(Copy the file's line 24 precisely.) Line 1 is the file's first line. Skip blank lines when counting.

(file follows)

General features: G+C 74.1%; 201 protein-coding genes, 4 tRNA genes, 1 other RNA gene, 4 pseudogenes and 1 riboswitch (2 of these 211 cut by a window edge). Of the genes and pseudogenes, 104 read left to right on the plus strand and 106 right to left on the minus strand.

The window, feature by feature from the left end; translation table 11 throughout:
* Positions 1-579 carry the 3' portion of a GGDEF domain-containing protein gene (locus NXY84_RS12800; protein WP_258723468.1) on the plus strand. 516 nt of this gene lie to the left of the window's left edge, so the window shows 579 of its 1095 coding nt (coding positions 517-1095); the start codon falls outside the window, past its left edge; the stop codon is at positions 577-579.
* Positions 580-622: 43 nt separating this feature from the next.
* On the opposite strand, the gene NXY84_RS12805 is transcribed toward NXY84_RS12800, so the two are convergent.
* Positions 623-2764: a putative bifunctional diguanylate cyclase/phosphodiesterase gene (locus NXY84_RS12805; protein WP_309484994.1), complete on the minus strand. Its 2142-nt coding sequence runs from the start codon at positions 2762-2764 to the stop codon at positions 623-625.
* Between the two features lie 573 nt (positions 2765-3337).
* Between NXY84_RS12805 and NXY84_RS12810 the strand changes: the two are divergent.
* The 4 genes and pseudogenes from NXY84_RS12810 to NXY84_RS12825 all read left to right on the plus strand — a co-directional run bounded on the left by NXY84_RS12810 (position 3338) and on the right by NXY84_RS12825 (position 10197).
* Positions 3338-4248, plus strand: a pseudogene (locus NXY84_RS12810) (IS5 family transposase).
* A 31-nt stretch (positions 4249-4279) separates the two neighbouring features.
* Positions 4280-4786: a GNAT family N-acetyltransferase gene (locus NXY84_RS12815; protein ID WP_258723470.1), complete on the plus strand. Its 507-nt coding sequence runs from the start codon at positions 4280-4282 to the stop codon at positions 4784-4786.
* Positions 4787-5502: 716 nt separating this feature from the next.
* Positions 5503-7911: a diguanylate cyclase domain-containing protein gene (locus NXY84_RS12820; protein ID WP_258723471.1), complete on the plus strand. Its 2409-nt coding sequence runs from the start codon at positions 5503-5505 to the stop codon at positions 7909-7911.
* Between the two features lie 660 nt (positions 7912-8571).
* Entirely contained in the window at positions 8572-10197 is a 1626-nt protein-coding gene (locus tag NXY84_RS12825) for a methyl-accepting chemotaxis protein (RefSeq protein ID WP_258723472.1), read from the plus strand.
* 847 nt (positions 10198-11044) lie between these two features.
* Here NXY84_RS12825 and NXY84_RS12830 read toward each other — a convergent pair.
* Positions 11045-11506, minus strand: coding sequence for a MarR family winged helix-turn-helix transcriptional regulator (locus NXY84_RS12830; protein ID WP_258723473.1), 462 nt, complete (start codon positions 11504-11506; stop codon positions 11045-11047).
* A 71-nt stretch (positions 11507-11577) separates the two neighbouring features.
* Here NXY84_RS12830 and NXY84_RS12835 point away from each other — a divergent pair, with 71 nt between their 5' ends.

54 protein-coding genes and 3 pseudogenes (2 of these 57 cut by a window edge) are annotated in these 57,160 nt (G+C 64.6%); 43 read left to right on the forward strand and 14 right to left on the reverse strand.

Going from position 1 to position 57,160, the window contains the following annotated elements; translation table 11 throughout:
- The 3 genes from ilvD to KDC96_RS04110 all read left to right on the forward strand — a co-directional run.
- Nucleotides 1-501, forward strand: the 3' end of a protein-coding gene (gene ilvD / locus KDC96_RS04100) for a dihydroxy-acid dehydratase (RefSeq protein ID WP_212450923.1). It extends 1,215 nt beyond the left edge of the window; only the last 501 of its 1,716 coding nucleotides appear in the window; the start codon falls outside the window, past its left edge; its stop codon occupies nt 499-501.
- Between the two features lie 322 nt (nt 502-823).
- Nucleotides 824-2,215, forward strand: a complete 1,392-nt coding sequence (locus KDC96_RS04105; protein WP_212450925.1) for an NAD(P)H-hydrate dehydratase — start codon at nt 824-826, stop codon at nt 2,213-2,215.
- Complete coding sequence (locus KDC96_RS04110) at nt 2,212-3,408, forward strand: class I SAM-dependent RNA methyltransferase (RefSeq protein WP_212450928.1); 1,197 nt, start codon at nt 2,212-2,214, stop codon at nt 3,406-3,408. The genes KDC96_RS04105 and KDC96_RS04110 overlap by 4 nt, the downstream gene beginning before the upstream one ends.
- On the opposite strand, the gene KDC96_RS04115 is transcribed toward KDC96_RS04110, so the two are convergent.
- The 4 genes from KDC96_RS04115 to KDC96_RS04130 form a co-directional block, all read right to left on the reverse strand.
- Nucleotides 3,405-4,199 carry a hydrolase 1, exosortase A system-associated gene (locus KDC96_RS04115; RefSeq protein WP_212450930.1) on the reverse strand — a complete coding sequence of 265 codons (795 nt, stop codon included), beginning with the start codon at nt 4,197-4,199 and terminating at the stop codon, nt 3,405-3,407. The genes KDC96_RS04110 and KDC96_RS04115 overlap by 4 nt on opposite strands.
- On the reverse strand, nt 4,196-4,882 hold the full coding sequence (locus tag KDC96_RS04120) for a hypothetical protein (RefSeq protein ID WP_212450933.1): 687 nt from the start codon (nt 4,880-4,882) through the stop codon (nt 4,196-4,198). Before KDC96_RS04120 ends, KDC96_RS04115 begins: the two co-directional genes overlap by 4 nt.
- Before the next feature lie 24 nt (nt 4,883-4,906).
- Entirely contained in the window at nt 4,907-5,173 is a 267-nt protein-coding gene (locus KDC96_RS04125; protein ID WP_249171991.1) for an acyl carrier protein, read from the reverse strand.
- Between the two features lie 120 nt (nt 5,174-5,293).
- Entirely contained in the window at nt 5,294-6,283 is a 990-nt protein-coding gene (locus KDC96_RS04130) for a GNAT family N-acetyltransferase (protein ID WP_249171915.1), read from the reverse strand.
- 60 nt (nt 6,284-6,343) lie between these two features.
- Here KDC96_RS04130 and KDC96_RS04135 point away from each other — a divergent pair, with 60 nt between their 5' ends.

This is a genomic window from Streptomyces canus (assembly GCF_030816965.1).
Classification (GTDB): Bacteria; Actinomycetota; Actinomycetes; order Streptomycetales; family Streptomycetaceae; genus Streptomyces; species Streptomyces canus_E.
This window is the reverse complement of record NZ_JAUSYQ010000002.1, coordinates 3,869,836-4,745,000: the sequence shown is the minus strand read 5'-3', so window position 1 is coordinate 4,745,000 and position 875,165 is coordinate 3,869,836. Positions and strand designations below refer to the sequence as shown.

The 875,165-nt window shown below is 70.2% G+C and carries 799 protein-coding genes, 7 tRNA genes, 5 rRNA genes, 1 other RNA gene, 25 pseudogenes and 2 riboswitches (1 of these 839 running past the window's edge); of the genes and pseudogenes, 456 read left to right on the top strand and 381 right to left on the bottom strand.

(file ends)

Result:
- The 3 genes from ilvD to KDC96_RS04110 all read left to right on the forward strand — a co-directional run.